DOMBEY AND SON SPOILER REVIEW
Charles Dickens’ novel Dombey and Son begins with a birth. Mr Dombey, a magnate of the London merchant community, the proprietor of a great house and trading concern, is blessed with a son. He was once himself the son in Dombey and Son and for many years he has longed and waited for an heir of his own, and now, as he himself declares, the house is once again Dombey and Son in fact as well as in name. He has dreamed of an heir and already charted out the course of the boy’s future.
Mr Dombey has one child already, Florence, but as a daughter she can take no part in the business, and he’s never taken any exceptional interest in her. Mrs Dombey doesn’t long survive the delivery of her son, and with her death, Florence is left with no mother and an aloof and disinterested father. The infant boy, Paul, similarly deprived, comes to bestow on his sister all the tender attachment he might have felt for the mother he never knew. Mr. Dombey sees to every detail of his son’s upbringing and education, and loves his in his own stern and obsessive manner, but Paul is never as close to his father as he is to his sister.
It is Florence who is his comfort, it is Florence who is his nurse, it is Florence who tucks him into bed at night. Paul remains delicate and sickly while Florence flourishes, growing in strength and beauty. Mr. Dombey’s former indifference begins to turn into jealousy and bitterness. Florence never suspects that Paul’s love for her is sowing an active hostility in the heart of their father, and she can only wonder why he holds her at such a distance.
Like King Lear, Mr Dombey a proud and powerful man, repulses the love of a daughter, and like King Lear he only appreciates this love and sees his own folly after he’s ruined. It is said that pride goes before a fall, and both Lear and Dombey are both proud, both hearken only to flatterers and betrayers and both fall. Most conclude that Dombey and Son is a story of pride and while pride is one theme it isn’t the main element. Like most Dickens novels there is a large cast of characters and the one trait they all hold in common is an inability to understand what the people around them are thinking and feeling. Mr. Dombey, in his arrogance, mistakes servility for loyalty, sycophancy for admiration, and he’s destroyed by a fawning and treacherous associate. A young man named Walter who comes to falls in love with Florence and works in a minor position in Dombey’s firm, comes to incur his displeasure, and seeks to propitiate Dombey by his cheerfulness and energy, not realizing that the constant display of these qualities which Mr. Dombey has lost over the years if he ever possessed them, is disagreeable to his employer and is regarded as defiance and impertinence.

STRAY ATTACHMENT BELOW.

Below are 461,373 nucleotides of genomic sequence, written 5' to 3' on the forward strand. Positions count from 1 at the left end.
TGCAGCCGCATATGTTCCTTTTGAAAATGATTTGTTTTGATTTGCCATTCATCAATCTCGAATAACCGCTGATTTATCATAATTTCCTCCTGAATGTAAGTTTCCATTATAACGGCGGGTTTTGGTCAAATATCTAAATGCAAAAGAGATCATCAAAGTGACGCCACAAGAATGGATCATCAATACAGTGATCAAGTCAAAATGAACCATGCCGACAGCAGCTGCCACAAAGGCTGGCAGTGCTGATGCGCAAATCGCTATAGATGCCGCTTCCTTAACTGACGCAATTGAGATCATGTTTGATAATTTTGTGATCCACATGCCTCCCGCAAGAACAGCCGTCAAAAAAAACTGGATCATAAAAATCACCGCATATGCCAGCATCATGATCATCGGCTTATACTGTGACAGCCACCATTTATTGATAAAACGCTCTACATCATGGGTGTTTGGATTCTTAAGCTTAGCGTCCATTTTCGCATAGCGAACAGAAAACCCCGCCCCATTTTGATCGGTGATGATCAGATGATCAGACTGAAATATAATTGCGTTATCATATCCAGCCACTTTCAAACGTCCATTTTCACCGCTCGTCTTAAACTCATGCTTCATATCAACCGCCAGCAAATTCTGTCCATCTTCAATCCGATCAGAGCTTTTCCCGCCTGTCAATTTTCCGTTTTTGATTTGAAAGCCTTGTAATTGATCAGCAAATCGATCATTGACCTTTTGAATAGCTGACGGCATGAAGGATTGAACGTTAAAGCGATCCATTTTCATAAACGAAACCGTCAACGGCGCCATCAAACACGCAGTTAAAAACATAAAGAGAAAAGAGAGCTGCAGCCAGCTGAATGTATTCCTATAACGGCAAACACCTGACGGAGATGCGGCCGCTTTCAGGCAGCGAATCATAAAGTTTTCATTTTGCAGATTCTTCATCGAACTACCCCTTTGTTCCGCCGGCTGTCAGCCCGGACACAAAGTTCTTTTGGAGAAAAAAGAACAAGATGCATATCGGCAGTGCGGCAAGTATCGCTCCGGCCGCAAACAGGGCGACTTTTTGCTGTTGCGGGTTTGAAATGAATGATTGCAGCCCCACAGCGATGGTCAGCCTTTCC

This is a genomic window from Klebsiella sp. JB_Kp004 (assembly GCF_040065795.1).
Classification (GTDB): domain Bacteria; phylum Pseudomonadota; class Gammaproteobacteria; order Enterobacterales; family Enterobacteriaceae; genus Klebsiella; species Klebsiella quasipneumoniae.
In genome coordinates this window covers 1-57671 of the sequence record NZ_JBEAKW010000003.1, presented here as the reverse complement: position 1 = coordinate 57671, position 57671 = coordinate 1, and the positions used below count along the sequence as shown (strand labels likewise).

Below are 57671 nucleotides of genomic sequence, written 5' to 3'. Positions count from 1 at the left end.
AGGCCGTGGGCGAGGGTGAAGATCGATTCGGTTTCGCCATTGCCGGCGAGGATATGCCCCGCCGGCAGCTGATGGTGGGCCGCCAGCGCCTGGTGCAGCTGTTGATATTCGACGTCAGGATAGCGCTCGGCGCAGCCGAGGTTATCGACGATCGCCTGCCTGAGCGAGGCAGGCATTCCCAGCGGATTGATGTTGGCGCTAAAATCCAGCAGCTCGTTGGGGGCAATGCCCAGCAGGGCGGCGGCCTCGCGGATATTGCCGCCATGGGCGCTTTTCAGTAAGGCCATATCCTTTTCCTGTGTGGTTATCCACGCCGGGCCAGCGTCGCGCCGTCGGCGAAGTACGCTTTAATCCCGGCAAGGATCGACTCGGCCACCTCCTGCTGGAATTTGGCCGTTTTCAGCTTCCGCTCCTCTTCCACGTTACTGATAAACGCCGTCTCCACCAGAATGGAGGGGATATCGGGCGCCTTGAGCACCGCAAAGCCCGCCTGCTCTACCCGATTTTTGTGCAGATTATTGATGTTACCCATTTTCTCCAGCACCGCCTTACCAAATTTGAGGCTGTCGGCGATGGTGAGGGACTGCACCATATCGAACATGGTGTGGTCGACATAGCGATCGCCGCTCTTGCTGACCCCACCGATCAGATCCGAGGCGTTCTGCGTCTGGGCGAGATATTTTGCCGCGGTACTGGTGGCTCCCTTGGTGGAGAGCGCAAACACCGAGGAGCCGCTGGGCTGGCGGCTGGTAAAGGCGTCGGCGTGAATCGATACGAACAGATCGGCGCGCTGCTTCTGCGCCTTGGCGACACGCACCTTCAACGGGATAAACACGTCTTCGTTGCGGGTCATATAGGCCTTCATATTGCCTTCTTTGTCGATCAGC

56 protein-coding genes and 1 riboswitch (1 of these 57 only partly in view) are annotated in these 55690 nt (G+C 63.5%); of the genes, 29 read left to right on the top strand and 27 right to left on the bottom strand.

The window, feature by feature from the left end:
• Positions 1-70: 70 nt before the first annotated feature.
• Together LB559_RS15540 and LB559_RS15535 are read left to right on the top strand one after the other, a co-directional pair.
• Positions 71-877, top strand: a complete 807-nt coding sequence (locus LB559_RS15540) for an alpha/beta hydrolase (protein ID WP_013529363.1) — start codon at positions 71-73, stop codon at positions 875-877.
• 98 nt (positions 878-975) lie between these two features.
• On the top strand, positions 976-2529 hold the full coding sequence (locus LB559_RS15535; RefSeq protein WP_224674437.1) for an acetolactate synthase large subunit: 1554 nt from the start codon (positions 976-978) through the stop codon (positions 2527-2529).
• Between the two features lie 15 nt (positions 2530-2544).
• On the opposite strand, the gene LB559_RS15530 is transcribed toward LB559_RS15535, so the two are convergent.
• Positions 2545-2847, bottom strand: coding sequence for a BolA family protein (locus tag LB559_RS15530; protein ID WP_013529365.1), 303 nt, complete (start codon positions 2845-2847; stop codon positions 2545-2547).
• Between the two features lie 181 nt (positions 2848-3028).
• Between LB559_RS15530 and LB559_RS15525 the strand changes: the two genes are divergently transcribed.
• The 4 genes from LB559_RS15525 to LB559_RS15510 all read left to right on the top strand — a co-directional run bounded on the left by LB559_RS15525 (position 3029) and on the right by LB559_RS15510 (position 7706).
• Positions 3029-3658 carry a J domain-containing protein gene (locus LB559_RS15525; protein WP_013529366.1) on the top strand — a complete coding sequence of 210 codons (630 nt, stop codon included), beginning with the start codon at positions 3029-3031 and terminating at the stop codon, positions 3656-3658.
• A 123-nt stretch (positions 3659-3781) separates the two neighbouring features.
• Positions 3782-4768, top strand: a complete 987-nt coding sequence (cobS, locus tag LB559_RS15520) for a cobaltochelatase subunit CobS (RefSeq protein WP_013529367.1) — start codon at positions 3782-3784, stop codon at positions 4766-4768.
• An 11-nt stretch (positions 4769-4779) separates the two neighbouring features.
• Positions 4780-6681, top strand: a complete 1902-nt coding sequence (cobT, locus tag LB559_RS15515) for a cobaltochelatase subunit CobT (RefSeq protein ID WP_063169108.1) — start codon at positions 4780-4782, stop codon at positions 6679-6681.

Walter’s friend, an eccentric sea captain named Cuttle, is granted an audience with Mr. Dombey and he flatters himself that they understand one another perfectly and get on splendidly, oblivious to the reality that, because of the vast gulf between their respective stations, Mr. Dombey can never meet him on terms of equality and greets every familiarity on the part of the captain, every wink, every nudge, with shudders of revulsion and outraged dignity.
Mr. Dombey remarries, taking a haughty beauty much younger than he, a woman who marries a man she neither likes nor respects solely to provide for an elderly grasping mother. She, in the censorious manner of the time, regards herself as no better than a harlot, her purity and innocence lost forever, and in turn she despises her husband for having bought her. Dombey responds to her coldness by attempting to awe her with his rank, wealth, and power, and every show of munificence and ostentation only works to make her more contemptuous and pertinacious. Fanny can never understand that her father resents her because his son and his second wife love her as they have never loved him.
Nearly every character, the sympathetic and the contemptible, the kindly and ingenuous, the selfish and insincere, in imagining the opinions and emotions of their fellows are completely and tragically deluded. There are two notable exceptions. The scheming associate who brings down the firm, Mr. Carker, can see through the lies and hypocrisy of those around him, but he can only see the worst, the greed, the craving to be in the circle of power, the expectation of reward, the denigration of dignity in pursuit of profit.
It is the child, Paul, so often described as impossibly young and old all at once, who can see through to the heart and discern the good and the bad. No great Dickens novel is complete without an incompetent and self-aggrandizing educator, and Mrs. Pipchin is an object of much fascination to Paul who seems to look right through her with results very disconcerting to that worthy lady. Paul also can see the warmth and tenderness in Florence and so he loves her above all others. What the son has seen from the beginning, the father sees as well, but only at the end and as an prematurely aged, broken man.
The story has a happy ending in the same bittersweet strain as most of Dickens’ resolutions but the central problem remains unsolved. Almost none of the characters can move past the image they have of themselves and they’re unable or unwilling to really see themselves and the world through the eyes of those closest to them and this leads to all the misery that has come before and is only partly alleviated by the handful of happy coincidences that cushion their landing in the last pages.